The same issue also recently divided the Eleventh Circuit. In Evans v. Georgia Regional Hospital,18 the panel, in an opinion by District Judge Jose Martinez, held that a lesbian might have a Title VII claim for sex discrimination if the employer denied her opportunities because of gender stereotyping but has no Title VII claim for simple sex discrimination, even if she was denied a job because she is romantically attracted only to women.19 Dissenting on the latter point, Judge Robin Rosenbaum argued that the gender stereotyping argument went further than the majority recognized and instead justified Title VII protection for female employees who depart from the deep stereotype that women should find romantic love with the right man, not the right woman.20 Concurring in Judge Martinez’s opinion, Judge William Pryor Jr. argued that Judge Rosenbaum’s interpretation would amount to an amendment, rather than an interpretation, of the statute.21 Counsel for Jameka Evans plans to petition the Supreme Court for review of the Eleventh Circuit’s decision.22
Chief Judge Robert Katzmann of the Second Circuit has also recently urged a reconsideration of his court’s precedent declining to apply Title VII to bar sexual orientation discrimination.23 Like Chief Judge Wood, Chief Judge Katzmann found persuasive both the comparator and the associational discrimination arguments;24 like Judge Rosenbaum, he opined that anti-LGBT discrimination involves gender stereotypes that the Supreme Court has ruled cannot be the basis for employment decisions in the merit-based workplace.25 Chief Judge Katzmann also addressed the argument, previously accepted by the Second Circuit, that Congress had “ratified” the previous court of appeals decisions because it did not override them in its 1991 Amendments and because it declined to enact any one of several dozen bills specifically seeking to bar sexual orientation discrimination. Following the Supreme Court, he cautioned against drawing legal meaning from “a proposal that does not become law. Congressional inaction lacks persuasive significance because several equally tenable inferences may be drawn from such inaction, including the inference that the existing legislation already incorporated the offered change.”26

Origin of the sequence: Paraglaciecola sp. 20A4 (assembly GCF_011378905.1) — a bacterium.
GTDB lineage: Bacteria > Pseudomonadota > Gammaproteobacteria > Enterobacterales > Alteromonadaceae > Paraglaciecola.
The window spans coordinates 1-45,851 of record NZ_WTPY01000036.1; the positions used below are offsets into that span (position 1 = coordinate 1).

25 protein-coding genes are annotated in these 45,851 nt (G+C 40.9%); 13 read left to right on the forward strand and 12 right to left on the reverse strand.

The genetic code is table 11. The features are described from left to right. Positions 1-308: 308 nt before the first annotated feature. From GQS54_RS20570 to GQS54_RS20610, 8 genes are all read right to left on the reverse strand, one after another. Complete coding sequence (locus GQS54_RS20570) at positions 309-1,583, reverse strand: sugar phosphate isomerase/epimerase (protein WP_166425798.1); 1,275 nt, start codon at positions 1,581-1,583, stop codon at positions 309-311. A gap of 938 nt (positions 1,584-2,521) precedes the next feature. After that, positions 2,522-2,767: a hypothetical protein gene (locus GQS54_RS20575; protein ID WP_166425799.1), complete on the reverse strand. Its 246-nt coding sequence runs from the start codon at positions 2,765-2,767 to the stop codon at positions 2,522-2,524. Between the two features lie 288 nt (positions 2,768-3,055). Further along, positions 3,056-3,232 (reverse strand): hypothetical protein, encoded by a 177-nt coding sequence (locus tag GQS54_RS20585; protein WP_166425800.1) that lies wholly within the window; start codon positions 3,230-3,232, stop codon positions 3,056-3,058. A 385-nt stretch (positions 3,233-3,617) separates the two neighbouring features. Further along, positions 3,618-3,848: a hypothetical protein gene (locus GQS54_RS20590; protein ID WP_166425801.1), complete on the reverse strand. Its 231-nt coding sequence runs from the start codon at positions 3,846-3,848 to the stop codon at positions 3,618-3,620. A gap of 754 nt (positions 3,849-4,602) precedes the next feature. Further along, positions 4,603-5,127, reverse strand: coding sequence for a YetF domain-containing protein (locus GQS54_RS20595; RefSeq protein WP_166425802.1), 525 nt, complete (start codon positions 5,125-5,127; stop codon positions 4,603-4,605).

Following Chief Judge Katzmann’s suggestion, the Second Circuit has granted en banc review of this issue in Zarda v. Altitude Express, Inc.27The EEOC filed an amicus brief in that case, defending its view that LGBT employees like Donald Zarda are protected by Title VII.28 The Trump Administration’s Department of Justice, however, subsequently filed an amicus brief supporting the opposite interpretation on precisely the grounds rejected by Chief Judge Katzmann, namely, that Congress ratified the older court of appeals cases when it amended Title VII in 1991 and when it rejected bills that would have amended Title VII or created a new statute to protect against sexual orientation discrimination specifically.29 In an appendix, the Justice Department’s brief listed sixty-two bills introduced in Congress between 1974 and 2017 that would have addressed, in a variety of ways, the treatment of sexual and gender minorities in the workplace. Like most proposed legislation, a large majority of the bills died in committee, without hearings or any kind of vote. Over the last forty years, congressional committees held hearings on ten of these bills, and three were voted upon by one chamber (failing 49-50 in the first case, passing one chamber in the other two cases).30
With such a dramatic split in the circuits and even within the executive branch, the issue should soon reach the Supreme Court.31 Ironically, the formalism of Chief Judge Wood’s and Judge Flaum’s approach would be attractive to the Supreme Court Justices (such as Justice Thomas) least inclined, ideologically, to read Title VII to protect LGBT employees and would be an incomplete analysis to some of the Justices (such as Justice Breyer) most likely to read Title VII more broadly. The whole act analysis suggested by Judge Flaum ought to be appealing to Chief Justice Roberts,32 but would the Chief be willing to interpret a civil rights law expansively? Will the Supreme Court divide along predictably ideological and political lines—or might the legal arguments provide a canvas to debate the issue in the relatively nonideological manner the Seventh Circuit did?33 A related issue is whether Title VII’s sex discrimination bar protects transgender employees. For reasons I find persuasive, Judge Pryor has joined Judge Rosemary Barkett’s panel opinion ruling that it does, a judgment followed by most other federal judges, including a recent Seventh Circuit panel.34 Note that Judge Pryor liberally interprets discrimination because of sex to include discrimination because of one’s self-reported sex and discrimination because of gender stereotyping, but is not willing to include discrimination because of the sex of one’s partner.